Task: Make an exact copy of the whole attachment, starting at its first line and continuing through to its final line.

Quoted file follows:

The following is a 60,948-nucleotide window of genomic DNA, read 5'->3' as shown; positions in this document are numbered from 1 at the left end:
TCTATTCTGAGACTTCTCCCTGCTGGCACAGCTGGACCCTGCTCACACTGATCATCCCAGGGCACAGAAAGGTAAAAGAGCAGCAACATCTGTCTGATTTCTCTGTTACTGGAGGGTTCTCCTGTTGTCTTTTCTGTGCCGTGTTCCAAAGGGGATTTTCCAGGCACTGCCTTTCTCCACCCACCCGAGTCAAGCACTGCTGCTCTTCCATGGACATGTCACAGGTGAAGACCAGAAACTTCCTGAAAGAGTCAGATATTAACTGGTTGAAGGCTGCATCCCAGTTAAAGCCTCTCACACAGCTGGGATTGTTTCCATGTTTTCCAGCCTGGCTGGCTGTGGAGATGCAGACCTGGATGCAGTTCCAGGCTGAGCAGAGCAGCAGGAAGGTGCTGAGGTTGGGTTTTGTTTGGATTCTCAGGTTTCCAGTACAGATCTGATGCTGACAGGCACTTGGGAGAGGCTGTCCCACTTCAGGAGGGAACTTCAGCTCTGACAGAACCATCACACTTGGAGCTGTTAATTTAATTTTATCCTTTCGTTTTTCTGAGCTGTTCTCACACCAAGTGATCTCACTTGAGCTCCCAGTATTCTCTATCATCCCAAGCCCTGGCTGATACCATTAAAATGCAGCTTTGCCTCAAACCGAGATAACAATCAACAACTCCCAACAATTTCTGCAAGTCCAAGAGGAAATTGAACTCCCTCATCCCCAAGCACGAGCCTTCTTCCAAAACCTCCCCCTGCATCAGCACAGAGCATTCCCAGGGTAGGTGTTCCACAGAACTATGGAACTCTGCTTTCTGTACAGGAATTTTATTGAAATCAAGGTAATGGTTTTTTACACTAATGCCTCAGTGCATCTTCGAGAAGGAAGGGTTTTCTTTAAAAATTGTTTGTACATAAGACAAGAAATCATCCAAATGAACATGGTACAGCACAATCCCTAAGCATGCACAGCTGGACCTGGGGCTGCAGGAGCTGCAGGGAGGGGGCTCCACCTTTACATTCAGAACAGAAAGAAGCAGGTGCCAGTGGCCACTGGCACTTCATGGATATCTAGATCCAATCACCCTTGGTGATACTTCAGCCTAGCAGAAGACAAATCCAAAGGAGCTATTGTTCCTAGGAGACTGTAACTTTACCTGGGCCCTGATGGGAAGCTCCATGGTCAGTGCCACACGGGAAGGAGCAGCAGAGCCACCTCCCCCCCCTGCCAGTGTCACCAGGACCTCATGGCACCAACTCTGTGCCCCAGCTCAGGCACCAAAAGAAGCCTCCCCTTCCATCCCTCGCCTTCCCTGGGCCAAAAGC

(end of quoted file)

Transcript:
The following is a 60,948-nucleotide window of genomic DNA, read 5'->3' as shown; positions in this document are numbered from 1 at the left end:
TCTATTCTGAGACTTCTCCCTGCTGGCACAGCTGGACCCTGCTCACACTGATCATCCCAGGGCACAGAAAGGTAAAAGAGCAGCAACATCTGTCTGATTTCTCTGTTACTGGAGGGTTCTCCTGTTGTCTTTTCTGTGCCGTGTTCCAAAGGGGATTTTCCAGGCACTGCCTTTCTCCACCCACCCGAGTCAAGCACTGCTGCTCTTCCATGGACATGTCACAGGTGAAGACCAGAAACTTCCTGAAAGAGTCAGATATTAACTGGTTGAAGGCTGCATCCCAGTTAAAGCCTCTCACACAGCTGGGATTGTTTCCATGTTTTCCAGCCTGGCTGGCTGTGGAGATGCAGACCTGGATGCAGTTCCAGGCTGAGCAGAGCAGCAGGAAGGTGCTGAGGTTGGGTTTTGTTTGGATTCTCAGGTTTCCAGTACAGATCTGATGCTGACAGGCACTTGGGAGAGGCTGTCCCACTTCAGGAGGGAACTTCAGCTCTGACAGAACCATCACACTTGGAGCTGTTAATTTAATTTTATCCTTTCGTTTTTCTGAGCTGTTCTCACACCAAGTGATCTCACTTGAGCTCCCAGTATTCTCTATCATCCCAAGCCCTGGCTGATACCATTAAAATGCAGCTTTGCCTCAAACCGAGATAACAATCAACAACTCCCAACAATTTCTGCAAGTCCAAGAGGAAATTGAACTCCCTCATCCCCAAGCACGAGCCTTCTTCCAAAACCTCCCCCTGCATCAGCACAGAGCATTCCCAGGGTAGGTGTTCCACAGAACTATGGAACTCTGCTTTCTGTACAGGAATTTTATTGAAATCAAGGTAATGGTTTTTTACACTAATGCCTCAGTGCATCTTCGAGAAGGAAGGGTTTTCTTTAAAAATTGTTTGTACATAAGACAAGAAATCATCCAAATGAACATGGTACAGCACAATCCCTAAGCATGCACAGCTGGACCTGGGGCTGCAGGAGCTGCAGGGAGGGGGCTCCACCTTTACATTCAGAACAGAAAGAAGCAGGTGCCAGTGGCCACTGGCACTTCATGGATATCTAGATCCAATCACCCTTGGTGATACTTCAGCCTAGCAGAAGACAAATCCAAAGGAGCTATTGTTCCTAGGAGACTGTAACTTTACCTGGGCCCTGATGGGAAGCTCCATGGTCAGTGCCACACGGGAAGGAGCAGCAGAGCCACCTCCCCCCCCTGCCAGTGTCACCAGGACCTCATGGCACCAACTCTGTGCCCCAGCTCAGGCACCAAAAGAAGCCTCCCCTTCCATCCCTCGCCTTCCCTGGGCCAAAAGC